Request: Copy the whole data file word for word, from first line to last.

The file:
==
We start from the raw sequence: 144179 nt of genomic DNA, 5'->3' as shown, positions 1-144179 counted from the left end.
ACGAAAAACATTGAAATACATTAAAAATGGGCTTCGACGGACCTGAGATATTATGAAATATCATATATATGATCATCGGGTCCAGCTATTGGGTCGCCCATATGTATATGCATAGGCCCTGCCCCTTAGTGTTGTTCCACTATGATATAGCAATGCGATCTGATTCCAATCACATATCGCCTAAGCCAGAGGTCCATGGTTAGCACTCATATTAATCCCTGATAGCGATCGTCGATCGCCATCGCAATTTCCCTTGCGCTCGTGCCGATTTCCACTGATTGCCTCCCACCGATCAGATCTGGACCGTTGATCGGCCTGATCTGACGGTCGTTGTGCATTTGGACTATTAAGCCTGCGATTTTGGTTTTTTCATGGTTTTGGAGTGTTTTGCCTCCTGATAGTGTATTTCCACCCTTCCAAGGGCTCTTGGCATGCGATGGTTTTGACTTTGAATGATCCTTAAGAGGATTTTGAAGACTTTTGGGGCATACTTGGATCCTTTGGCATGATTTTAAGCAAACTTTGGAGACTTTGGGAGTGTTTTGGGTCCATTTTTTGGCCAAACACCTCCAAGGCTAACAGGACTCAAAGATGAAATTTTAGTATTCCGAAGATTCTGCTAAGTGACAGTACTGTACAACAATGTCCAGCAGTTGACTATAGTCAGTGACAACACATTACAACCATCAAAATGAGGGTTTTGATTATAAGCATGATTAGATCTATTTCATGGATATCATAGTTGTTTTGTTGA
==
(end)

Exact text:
We start from the raw sequence: 144179 nt of genomic DNA, 5'->3' as shown, positions 1-144179 counted from the left end.
ACGAAAAACATTGAAATACATTAAAAATGGGCTTCGACGGACCTGAGATATTATGAAATATCATATATATGATCATCGGGTCCAGCTATTGGGTCGCCCATATGTATATGCATAGGCCCTGCCCCTTAGTGTTGTTCCACTATGATATAGCAATGCGATCTGATTCCAATCACATATCGCCTAAGCCAGAGGTCCATGGTTAGCACTCATATTAATCCCTGATAGCGATCGTCGATCGCCATCGCAATTTCCCTTGCGCTCGTGCCGATTTCCACTGATTGCCTCCCACCGATCAGATCTGGACCGTTGATCGGCCTGATCTGACGGTCGTTGTGCATTTGGACTATTAAGCCTGCGATTTTGGTTTTTTCATGGTTTTGGAGTGTTTTGCCTCCTGATAGTGTATTTCCACCCTTCCAAGGGCTCTTGGCATGCGATGGTTTTGACTTTGAATGATCCTTAAGAGGATTTTGAAGACTTTTGGGGCATACTTGGATCCTTTGGCATGATTTTAAGCAAACTTTGGAGACTTTGGGAGTGTTTTGGGTCCATTTTTTGGCCAAACACCTCCAAGGCTAACAGGACTCAAAGATGAAATTTTAGTATTCCGAAGATTCTGCTAAGTGACAGTACTGTACAACAATGTCCAGCAGTTGACTATAGTCAGTGACAACACATTACAACCATCAAAATGAGGGTTTTGATTATAAGCATGATTAGATCTATTTCATGGATATCATAGTTGTTTTGTTGA